A while ago I wrote a post called “Is my Bum too big to do yoga?” and I remember it got more reads than my other posts at the time. I think this issue is of perennial interest to people doing yoga… or should I say women doing yoga?… or just women fullstop??

I have been practicing yoga for 4 and a half years now. For the first 2 and a half I was too scared to do any inversions save shoulderstand, because that was the only inversion done in the class I went to at the time. This changed when I started to go to a new *dynamic* studio where everyone handstands everywhere all the time. You can’t move for legs flying everywhere! On my very first class I was treated to the spectacle of a yogini warming up with pincha mayurasana. I say warming up but maybe she was just showing off. Anyway.

I have always struggled with handstand and headstand (“pincha” is off the cards for a long time I think, stiff shoulders) It took many many months to be able to even think about how it may be possible to even attempt to try to get into a headstand. Turns out I had stiff shoulders. A year later I still have to hang out in my shoulder openers to get into a headstand and I’m building up slowly, not straightening my legs until I can hold my knees into my chest for a good while. I practice several times a week doing this and my whole practice has to revolve around readying my body for headstand on these days. I cannot just *pop* into it in a class, and at the end of the Primary Series my shoulders are so stiff from all the chaturangas that it is a laughable concept.

The thing is, I’m fairly sure that it’s not such a difficult thing for other people. I am told that it’s about core strength… but I’m fairly sure I’m stronger in my core than other people who can just magic up effortlessly into the pose… or maybe it’s about fear… but I’m scared at home and I still do it. It seems to take a lot more effort for me to lift into headstands and I think I can begin to understand why…

It’s my bum!

Or more specifically, my whole lower body. I am short: 5 foot 3, and about 5 feet of that is leg. I exaggerate but my proportions are a bit out of whack. I have very long, very substantial legs. I have wide hips, big thighs and… how do I say this politely… an ample bottom. To balance in inversions one must get ones’ shoulders over ones’ pelvis… but the pelvis is a big structure so this takes some effort. Surely it doesn’t take much of a leap to think that maybe it takes more of an effort for me? My upper body is tiny, my lower body is big… my body doesn’t like being that way up. Also any supine abdominal exercises involving leg lowers or the like have always been very very difficult for me. This also makes sense.

I can work with this, and I already am. I think that far from being discouraged at this realisation I feel reassured that I’m doing the right thing in building up my abdominal strength and not rushing into straightening my legs in headstand yet. I’ve started practicing half handstands at the wall but I have accepted that I may never be able to handstand the way the former gymnasts do in my class.

On the plus side right way up balances are substantially easier for me, judging by the amount of wobbling I see in classes. I have a big ballast you see.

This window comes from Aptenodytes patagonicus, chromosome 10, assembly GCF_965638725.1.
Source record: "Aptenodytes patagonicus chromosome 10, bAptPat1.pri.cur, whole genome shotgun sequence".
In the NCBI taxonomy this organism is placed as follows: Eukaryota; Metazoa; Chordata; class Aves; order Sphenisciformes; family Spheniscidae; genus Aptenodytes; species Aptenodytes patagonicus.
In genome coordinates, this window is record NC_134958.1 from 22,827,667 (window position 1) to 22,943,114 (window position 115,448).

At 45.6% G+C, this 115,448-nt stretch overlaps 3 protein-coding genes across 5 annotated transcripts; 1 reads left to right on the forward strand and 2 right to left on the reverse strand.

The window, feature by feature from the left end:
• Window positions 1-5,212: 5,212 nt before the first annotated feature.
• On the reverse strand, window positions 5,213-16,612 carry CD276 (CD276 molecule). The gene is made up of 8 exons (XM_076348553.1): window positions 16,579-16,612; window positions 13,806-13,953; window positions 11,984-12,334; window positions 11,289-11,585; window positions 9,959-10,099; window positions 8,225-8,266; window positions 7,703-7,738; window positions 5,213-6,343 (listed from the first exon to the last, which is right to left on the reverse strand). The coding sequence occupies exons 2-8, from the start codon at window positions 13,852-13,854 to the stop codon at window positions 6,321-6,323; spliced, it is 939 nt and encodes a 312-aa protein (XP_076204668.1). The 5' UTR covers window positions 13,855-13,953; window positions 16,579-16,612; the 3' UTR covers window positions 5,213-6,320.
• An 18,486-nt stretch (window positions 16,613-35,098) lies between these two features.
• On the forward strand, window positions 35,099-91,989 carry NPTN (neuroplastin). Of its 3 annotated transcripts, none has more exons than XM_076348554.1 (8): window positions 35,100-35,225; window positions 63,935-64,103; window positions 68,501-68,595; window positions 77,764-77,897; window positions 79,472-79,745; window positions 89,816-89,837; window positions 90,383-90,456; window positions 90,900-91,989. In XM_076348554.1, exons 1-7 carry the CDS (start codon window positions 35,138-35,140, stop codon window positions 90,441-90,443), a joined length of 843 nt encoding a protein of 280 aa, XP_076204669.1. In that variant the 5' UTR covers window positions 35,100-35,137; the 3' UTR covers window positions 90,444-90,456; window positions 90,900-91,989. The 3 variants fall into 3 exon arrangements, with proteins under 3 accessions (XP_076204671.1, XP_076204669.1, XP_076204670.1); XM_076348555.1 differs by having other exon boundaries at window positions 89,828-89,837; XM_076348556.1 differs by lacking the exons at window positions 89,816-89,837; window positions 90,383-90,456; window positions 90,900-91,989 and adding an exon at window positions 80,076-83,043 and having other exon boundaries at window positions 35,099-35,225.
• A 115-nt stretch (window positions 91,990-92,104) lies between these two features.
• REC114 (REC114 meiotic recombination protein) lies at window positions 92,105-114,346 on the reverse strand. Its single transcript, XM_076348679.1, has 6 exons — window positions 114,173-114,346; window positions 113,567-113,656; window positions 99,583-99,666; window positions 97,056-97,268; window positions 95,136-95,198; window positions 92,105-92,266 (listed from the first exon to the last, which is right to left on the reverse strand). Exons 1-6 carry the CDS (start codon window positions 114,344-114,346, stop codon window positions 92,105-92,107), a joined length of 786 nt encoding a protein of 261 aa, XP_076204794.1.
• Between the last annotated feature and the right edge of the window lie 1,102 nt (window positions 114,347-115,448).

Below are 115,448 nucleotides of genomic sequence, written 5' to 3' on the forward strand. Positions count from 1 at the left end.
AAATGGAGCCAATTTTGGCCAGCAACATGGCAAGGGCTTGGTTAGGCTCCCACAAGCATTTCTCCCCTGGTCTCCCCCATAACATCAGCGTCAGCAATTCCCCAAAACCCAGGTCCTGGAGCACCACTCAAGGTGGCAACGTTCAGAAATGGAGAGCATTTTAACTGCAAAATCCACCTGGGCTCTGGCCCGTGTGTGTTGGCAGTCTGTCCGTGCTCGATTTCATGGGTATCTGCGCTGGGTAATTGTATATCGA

Still going… just

Just hanging on. Another late night blogging and another day of tiredness and frustration of not being able to do what I want to do. Turns out I like working. When I was depressed I would fantasise about getting ill so I would have an excuse not to do anything. When I get that thought now I know my mood is going downhill and I watch it carefully.

Tonight I realised another thought. I didn’t do my mindfulness practice today and I asked my boyfriend to help me to do it tonight. He was ill and we ended up watching the Hudsucker Proxy and I was getting ready for bed when I realised I hadn’t done my mindfulness. I had a token, rushed effort and realised I hadn’t blogged. I felt so disappointed with myself. I’d failed, I don’t take this mindfulness practice seriously. The killer thought was I don’t take my mindfulness practice seriously enough so I deserve to get depressed and stay depressed.

That’s the problem with taking responsibility for your own mental wellbeing… on the one hand the fantastic optimism and empowerment that comes from having the tools to your own recovery, on the other the terrible burden of blame that you can pile on yourself when things go “wrong”.

This week has been tough, difficult people, a couple of stressors, lots of meals out and not much time to myself. My boyfriend says that I’ve been dealing with it very well and I should have compassion to myself. I believe him intellectually but if I told you I believed him properly I’m afraid I would be lying. I think in my heart I do believe I’m failing, I’m not trying hard enough.

Maybe back to the metta meditation for me?

Practice as of now

I had a difficult day yesterday. I had to deal with a difficult person who wanted me to work in her gallery for free for the “experience” and then I got rained on. I think this “experience” is still being digested by my brain because I woke up today exhausted and a fairly minor matter about a photograph resolution had me in tears for most of the morning. Does anyone else have these emotional hangovers?

I seem to be dealing with lots of annoying issues recently, and my yoga practice has been suffering. I drag myself to the mat and I do not want to be there. I want to be in bed. I have stiff hips, stiff shoulders and the intellectual desire to delve into my asana practice but I just don’t have the focus to stick to it. Tears spring up in lunges (while I’m in lunges, my tears don’t lunge) and I just.can’t.decide.what.pose.to.do.now. I usually end up in curled-up-in-a-ball-asana.

Today I gave up completely and did some mindfulness of breath. It was exactly what I needed. Sometimes asana isn’t the answer.